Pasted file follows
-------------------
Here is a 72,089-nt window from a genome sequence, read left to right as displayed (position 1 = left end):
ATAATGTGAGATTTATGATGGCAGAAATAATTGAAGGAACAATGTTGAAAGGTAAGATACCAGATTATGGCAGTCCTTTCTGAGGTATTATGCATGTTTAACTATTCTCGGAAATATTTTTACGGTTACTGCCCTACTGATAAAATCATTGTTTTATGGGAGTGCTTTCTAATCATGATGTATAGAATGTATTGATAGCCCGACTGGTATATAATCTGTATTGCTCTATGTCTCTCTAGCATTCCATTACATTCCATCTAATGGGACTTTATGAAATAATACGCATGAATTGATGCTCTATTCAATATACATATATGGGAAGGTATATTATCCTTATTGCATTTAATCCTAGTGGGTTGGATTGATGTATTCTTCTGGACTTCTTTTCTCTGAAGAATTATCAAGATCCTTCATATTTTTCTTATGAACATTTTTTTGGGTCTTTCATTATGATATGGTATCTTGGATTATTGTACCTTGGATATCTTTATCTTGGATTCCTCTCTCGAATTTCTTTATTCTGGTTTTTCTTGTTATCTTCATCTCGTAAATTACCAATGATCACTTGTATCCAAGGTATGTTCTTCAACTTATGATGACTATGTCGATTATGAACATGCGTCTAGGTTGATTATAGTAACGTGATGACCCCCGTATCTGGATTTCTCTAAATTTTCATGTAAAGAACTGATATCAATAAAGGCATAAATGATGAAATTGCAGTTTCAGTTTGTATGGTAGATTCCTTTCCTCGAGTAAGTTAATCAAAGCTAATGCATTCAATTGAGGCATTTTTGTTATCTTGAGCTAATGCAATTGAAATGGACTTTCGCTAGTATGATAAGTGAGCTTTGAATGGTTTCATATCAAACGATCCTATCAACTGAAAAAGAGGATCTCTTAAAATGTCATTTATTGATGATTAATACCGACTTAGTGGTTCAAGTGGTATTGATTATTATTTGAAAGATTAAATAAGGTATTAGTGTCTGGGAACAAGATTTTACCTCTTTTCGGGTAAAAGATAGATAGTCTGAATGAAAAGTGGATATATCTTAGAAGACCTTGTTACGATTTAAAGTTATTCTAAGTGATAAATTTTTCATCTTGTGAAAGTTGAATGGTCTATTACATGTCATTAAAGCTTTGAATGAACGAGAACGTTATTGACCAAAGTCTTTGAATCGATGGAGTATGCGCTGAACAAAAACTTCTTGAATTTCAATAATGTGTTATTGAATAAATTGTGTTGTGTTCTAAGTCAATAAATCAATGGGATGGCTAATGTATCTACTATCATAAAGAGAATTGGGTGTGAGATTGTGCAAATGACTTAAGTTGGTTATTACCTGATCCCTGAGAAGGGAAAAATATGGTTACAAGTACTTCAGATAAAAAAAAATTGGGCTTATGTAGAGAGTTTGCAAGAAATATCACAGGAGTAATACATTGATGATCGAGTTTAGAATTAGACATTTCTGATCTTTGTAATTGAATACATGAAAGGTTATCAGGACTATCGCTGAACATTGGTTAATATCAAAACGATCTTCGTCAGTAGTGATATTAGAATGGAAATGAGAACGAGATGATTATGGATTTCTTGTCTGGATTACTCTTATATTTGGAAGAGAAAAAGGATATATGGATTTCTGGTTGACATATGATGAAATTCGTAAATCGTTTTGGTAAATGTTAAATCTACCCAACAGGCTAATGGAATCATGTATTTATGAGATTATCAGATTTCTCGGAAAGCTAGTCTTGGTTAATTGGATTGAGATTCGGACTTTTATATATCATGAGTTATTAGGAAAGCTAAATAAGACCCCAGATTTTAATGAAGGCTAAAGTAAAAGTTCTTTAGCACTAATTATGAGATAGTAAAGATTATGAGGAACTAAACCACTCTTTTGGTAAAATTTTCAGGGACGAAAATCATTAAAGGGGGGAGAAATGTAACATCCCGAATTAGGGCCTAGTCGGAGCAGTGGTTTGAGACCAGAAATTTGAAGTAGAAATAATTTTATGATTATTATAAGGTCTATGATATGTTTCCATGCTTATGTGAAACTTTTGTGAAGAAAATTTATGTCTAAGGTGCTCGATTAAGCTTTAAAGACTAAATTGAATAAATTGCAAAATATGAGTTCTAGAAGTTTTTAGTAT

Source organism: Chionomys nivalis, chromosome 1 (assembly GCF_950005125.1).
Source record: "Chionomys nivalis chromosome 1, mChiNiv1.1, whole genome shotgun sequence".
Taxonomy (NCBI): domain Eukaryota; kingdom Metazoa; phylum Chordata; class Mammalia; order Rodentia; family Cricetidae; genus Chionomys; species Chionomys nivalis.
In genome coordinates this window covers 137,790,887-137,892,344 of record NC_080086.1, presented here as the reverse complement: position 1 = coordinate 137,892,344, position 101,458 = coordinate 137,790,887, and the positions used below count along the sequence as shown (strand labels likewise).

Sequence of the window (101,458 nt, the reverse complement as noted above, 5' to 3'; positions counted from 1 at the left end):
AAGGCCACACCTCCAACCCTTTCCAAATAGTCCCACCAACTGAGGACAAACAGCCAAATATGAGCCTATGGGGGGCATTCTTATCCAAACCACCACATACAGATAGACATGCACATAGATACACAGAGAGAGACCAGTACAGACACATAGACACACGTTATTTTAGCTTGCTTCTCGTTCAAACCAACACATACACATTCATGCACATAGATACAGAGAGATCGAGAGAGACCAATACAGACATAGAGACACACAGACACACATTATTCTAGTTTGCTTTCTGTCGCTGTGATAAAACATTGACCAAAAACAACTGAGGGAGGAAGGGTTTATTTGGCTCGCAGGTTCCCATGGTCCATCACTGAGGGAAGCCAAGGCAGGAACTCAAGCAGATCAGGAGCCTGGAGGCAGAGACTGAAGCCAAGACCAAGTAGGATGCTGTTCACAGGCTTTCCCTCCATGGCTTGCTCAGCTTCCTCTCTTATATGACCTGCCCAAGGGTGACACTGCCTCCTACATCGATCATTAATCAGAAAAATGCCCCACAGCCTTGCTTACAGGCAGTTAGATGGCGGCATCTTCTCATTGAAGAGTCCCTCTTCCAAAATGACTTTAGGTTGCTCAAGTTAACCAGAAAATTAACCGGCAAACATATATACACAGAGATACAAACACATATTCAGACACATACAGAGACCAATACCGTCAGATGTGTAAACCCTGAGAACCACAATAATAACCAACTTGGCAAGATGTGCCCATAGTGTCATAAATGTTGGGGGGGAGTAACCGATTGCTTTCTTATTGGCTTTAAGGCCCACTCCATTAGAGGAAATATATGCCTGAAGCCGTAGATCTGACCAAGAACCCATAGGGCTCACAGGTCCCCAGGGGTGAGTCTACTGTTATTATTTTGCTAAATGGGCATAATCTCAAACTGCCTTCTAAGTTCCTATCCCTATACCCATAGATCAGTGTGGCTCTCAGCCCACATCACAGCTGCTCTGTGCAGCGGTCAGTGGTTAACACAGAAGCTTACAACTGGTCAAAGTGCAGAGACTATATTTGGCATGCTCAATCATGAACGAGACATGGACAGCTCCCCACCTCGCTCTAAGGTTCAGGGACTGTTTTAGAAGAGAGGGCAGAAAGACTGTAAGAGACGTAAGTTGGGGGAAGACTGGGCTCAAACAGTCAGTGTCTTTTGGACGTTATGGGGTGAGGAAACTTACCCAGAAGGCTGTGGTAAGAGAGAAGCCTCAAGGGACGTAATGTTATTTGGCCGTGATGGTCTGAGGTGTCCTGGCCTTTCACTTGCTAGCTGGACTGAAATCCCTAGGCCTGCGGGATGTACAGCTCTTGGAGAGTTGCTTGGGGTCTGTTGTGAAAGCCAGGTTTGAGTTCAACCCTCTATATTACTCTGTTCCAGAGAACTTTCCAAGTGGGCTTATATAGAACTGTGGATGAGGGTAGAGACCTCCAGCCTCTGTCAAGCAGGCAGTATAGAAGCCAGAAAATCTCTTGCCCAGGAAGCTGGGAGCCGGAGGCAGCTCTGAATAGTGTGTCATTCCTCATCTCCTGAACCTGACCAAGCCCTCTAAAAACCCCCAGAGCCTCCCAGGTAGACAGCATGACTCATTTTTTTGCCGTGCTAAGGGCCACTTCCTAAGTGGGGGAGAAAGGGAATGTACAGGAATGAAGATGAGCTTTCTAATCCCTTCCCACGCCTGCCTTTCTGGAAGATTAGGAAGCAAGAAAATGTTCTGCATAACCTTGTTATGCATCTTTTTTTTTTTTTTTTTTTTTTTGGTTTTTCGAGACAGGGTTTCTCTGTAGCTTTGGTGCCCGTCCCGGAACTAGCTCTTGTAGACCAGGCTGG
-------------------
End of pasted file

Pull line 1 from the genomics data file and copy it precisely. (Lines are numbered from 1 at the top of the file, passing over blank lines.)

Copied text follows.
Here is a 72,089-nt window from a genome sequence, read left to right as displayed (position 1 = left end):